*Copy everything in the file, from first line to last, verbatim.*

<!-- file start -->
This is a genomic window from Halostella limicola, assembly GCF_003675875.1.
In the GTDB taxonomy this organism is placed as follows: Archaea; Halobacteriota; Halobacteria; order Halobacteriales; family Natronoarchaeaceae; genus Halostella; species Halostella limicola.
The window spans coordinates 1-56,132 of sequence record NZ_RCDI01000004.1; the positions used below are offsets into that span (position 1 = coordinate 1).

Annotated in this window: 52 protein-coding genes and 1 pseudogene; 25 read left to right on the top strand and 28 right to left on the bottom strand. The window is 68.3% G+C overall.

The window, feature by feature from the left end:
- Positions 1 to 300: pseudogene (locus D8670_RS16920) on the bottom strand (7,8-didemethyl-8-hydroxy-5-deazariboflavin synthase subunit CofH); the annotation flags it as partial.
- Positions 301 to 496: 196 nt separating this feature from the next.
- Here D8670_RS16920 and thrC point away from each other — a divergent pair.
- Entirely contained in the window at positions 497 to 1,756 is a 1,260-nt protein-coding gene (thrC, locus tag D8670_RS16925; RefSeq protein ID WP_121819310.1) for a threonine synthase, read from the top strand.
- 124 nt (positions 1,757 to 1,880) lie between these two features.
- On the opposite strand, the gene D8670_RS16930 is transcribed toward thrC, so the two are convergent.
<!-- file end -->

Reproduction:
This is a genomic window from Halostella limicola, assembly GCF_003675875.1.
In the GTDB taxonomy this organism is placed as follows: Archaea; Halobacteriota; Halobacteria; order Halobacteriales; family Natronoarchaeaceae; genus Halostella; species Halostella limicola.
The window spans coordinates 1-56,132 of sequence record NZ_RCDI01000004.1; the positions used below are offsets into that span (position 1 = coordinate 1).

Annotated in this window: 52 protein-coding genes and 1 pseudogene; 25 read left to right on the top strand and 28 right to left on the bottom strand. The window is 68.3% G+C overall.

The window, feature by feature from the left end:
- Positions 1 to 300: pseudogene (locus D8670_RS16920) on the bottom strand (7,8-didemethyl-8-hydroxy-5-deazariboflavin synthase subunit CofH); the annotation flags it as partial.
- Positions 301 to 496: 196 nt separating this feature from the next.
- Here D8670_RS16920 and thrC point away from each other — a divergent pair.
- Entirely contained in the window at positions 497 to 1,756 is a 1,260-nt protein-coding gene (thrC, locus tag D8670_RS16925; RefSeq protein ID WP_121819310.1) for a threonine synthase, read from the top strand.
- 124 nt (positions 1,757 to 1,880) lie between these two features.
- On the opposite strand, the gene D8670_RS16930 is transcribed toward thrC, so the two are convergent.